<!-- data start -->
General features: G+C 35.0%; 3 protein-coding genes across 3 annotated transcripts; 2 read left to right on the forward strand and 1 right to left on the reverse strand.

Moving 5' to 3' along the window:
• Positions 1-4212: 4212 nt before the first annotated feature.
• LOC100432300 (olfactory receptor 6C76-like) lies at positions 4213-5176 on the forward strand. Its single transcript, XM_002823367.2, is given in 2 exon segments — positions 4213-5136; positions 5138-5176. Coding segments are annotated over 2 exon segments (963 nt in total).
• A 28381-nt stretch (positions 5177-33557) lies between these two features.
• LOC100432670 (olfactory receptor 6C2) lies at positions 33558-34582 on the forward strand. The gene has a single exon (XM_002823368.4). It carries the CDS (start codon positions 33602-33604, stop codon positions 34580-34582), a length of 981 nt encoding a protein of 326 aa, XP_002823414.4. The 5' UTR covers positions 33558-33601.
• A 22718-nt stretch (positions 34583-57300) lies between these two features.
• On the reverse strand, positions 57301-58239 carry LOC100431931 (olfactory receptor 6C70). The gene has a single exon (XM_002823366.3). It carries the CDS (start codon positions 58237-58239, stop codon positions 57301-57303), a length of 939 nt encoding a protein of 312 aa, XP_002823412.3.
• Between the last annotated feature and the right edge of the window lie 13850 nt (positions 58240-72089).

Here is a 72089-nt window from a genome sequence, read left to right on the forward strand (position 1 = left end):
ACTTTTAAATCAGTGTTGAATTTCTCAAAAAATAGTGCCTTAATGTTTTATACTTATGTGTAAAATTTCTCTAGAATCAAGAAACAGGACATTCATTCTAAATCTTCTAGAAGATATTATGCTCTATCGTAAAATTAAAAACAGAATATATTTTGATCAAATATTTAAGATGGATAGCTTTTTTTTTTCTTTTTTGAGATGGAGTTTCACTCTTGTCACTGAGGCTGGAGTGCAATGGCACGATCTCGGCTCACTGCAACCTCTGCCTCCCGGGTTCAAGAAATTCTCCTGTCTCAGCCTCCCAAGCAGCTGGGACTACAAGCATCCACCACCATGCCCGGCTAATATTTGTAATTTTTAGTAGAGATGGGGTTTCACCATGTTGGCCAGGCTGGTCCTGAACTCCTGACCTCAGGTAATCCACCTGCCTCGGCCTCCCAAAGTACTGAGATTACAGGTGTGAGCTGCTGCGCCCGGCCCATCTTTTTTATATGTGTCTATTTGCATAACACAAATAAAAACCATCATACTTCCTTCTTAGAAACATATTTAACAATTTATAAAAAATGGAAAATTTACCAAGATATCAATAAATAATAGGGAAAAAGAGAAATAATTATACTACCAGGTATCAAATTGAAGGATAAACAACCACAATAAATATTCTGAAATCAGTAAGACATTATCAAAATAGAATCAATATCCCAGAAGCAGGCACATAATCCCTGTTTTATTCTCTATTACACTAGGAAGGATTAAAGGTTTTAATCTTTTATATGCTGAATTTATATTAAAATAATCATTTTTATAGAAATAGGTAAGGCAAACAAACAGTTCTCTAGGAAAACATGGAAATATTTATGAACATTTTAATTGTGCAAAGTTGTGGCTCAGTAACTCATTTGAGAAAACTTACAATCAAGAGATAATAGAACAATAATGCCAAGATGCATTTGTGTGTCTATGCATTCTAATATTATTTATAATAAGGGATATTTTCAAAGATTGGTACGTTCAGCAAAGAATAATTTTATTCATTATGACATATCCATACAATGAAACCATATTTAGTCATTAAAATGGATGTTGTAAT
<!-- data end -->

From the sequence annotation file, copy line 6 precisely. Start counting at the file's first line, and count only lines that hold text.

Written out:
• LOC100432670 (olfactory receptor 6C2) lies at positions 33558-34582 on the forward strand. The gene has a single exon (XM_002823368.4). It carries the CDS (start codon positions 33602-33604, stop codon positions 34580-34582), a length of 981 nt encoding a protein of 326 aa, XP_002823414.4. The 5' UTR covers positions 33558-33601.